Dendera - Pillars Of Creation - (9/10)
Published on October 14, 2015
In this present climate of revival and ongoing musical reminiscence of metal antiquity, a curious question tends to present itself regarding what constitutes modernity, and by extension, what is the modern ideal? While not an outright requirement of modern metal in the recent past, there has been a tendency towards putting great distance between the early days of metal and the present, sometimes to the point of outright eschewing some of the more noteworthy past feats of greatness in the heavy metal scene of the 1980s. It could be stipulated that the respective power, thrash and early heavy metal revivals that have taken place since the late 1990s represent a reaction against this trend, often to the point of visiting the same implicit hostility to latter day metal practices. For those who have tended towards a more eclectic outlook on metal music and don’t necessarily see a need for such stringent divisions, there are a few exciting new bands that have attempted to bridge the divide, and Dendera is among the more competent of said crop.
At first glance, this band of freshmen British metal maniacs would give the appearance of something entirely different than their chosen style, particularly given the album art of their sophomore effort Pillars Of Creation, which adopts an aesthetic right out of the Nevermore playbook while also somewhat resembling the popular Dead Space game series that is a favorite inspiration for slam and brutal acts of the past five or six years. In truth, when approaching the heavy ended and dark production quality that their music exhibits, the Nevermore comparison has some degree of applicability musically, though their guitar work is definitely titled far closer to the melodic tinge of Iron Maiden and vocalist Ashley Edison has more of a classic heavy metal quality to his high-end wails and occasionally dirty shouts. In short, this band could be best described as an old school heavy metal band born into a modern, Dystopian world where their archaic musical language is instantly translated into something more easily identified by contemporary listeners.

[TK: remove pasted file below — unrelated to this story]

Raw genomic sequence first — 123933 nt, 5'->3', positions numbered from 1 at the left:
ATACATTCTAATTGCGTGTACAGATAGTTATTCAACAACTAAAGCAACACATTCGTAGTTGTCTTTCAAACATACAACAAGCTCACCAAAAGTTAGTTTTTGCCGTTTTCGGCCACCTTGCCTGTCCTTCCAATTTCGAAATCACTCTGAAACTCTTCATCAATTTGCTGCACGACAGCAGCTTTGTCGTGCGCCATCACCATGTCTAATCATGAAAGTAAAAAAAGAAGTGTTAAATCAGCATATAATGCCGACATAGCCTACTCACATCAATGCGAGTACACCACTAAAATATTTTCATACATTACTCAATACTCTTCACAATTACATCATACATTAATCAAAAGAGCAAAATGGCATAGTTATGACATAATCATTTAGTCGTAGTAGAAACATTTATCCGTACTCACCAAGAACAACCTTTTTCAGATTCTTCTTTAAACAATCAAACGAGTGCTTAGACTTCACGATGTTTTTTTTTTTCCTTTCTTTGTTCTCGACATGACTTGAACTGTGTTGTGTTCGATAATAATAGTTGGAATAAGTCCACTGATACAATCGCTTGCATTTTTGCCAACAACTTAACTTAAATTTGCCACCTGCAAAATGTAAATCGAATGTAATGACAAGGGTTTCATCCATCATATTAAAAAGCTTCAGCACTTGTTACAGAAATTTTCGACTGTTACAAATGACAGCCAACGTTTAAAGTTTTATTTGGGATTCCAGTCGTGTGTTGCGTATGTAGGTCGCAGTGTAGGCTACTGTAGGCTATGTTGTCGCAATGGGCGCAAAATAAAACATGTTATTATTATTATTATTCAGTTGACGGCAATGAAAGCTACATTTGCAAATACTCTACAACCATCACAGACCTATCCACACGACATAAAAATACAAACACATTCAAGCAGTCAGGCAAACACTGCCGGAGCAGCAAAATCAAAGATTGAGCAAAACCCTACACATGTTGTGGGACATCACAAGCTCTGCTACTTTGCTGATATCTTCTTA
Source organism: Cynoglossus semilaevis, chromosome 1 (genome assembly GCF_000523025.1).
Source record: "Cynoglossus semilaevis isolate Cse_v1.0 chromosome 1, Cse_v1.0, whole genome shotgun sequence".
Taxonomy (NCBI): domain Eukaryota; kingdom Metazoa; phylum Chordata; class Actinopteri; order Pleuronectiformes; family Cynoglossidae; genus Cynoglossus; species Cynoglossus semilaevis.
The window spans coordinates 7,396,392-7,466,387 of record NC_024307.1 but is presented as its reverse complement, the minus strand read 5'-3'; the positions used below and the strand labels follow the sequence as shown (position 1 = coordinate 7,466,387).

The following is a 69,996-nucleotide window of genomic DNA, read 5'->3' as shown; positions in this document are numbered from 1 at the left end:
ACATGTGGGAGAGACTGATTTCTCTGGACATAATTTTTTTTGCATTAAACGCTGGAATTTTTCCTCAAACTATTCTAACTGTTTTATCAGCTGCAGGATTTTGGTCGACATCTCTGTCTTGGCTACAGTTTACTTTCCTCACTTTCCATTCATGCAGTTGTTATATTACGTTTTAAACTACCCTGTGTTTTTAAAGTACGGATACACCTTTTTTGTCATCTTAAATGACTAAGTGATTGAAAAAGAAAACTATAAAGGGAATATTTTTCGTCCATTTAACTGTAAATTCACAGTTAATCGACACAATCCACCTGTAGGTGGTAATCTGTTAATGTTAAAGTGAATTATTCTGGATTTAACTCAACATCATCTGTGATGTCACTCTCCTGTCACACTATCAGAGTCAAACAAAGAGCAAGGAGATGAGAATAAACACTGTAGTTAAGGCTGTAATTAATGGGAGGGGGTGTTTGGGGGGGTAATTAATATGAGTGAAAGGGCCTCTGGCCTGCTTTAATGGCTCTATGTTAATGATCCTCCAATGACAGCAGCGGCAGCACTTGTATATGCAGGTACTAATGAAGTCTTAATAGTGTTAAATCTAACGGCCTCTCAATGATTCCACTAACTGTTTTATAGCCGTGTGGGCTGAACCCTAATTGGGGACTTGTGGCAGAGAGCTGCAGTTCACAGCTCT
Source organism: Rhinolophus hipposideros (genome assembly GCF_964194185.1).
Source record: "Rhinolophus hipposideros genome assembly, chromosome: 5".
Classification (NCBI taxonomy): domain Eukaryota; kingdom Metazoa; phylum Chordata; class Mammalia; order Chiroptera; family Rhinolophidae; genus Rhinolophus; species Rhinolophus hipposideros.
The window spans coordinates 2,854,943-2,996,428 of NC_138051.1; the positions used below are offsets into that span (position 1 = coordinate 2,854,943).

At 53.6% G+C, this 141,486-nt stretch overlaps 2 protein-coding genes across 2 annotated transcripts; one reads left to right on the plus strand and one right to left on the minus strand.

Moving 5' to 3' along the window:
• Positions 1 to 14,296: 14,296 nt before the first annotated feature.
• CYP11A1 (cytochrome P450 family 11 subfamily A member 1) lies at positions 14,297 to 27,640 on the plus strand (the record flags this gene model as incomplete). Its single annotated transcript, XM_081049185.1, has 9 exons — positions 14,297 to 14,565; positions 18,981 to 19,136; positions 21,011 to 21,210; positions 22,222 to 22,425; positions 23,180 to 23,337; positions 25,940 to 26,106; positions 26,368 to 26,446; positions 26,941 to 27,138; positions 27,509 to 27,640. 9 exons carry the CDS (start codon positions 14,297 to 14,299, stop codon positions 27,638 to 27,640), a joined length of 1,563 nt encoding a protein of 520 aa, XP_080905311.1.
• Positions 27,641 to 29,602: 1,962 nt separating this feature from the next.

The stylistic label of heavy metal is probably the best one to slap onto the eight ambitious compositions that round out this impressive album, but it should naturally come with a few caveats. The overall structure and development of catchy yet thick and grooving crushers like “Disillusioned” and “Bloodlust” definitely have a fair bit of Iron Maiden melodic guitar and vocal hooks and an upbeat, Judas Priest brand of speed metal influence to them, but are painted over with a dark gloss that puts them a bit closer to the more recent outings of each band’s respective front man’s solo outings, particularly Dickinson’sThe Chemical Wedding and Halford’s Resurrection. Contrasting this tendency is “In High Tide” which rests somewhere closer to an early 90s Megadeth mode of mid-paced thrashing, and an even darker and meatier variation on the same take that occasionally flirts with the past few Nevermore albums occurs on the progressive epic closer “Edge Of Tomorow”, minus the liability of Warrel Dane’s shoddy vocals in favor of something more triumphant.
But the greatest thing of all about an album such as this fine one is the dual approach of providing a catchy, recurring set of hooks while still keeping things nuanced and fresh. It’s the sort of album that lends itself to being sung along with in short order while also avoiding any staleness or redundancy when repeated listens bear down on it. It is definitely a distinct feat of modern aggression and progression that stands out among a still sizable number of bands that still think that the likes of Machine Head and Pantera are the final word on where metal goes when it leaves the bounds of the old school sound. It’s a well rounded, varied collection of nods to a fairly sizable spectrum of older and newer bands and albums that result in something new, fresh, and most assuredly worthy of a greater audience.